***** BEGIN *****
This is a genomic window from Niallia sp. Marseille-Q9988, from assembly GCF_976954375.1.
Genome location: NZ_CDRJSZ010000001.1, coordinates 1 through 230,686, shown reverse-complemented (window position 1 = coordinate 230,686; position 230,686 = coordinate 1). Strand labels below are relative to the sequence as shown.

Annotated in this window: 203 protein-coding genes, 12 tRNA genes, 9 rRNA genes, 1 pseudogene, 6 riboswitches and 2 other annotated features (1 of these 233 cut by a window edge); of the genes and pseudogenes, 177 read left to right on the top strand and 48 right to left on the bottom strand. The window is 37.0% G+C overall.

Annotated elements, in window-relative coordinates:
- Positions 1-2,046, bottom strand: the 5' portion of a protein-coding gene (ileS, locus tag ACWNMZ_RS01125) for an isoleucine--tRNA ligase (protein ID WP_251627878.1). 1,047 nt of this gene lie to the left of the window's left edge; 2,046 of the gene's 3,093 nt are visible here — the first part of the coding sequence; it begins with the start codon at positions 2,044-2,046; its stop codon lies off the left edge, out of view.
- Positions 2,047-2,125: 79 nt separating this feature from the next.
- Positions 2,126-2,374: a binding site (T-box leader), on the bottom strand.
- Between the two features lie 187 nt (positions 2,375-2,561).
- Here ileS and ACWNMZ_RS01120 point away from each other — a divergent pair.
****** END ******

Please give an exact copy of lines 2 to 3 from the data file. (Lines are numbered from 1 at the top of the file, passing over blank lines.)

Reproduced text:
Genome location: NZ_CDRJSZ010000001.1, coordinates 1 through 230,686, shown reverse-complemented (window position 1 = coordinate 230,686; position 230,686 = coordinate 1). Strand labels below are relative to the sequence as shown.

Annotated in this window: 203 protein-coding genes, 12 tRNA genes, 9 rRNA genes, 1 pseudogene, 6 riboswitches and 2 other annotated features (1 of these 233 cut by a window edge); of the genes and pseudogenes, 177 read left to right on the top strand and 48 right to left on the bottom strand. The window is 37.0% G+C overall.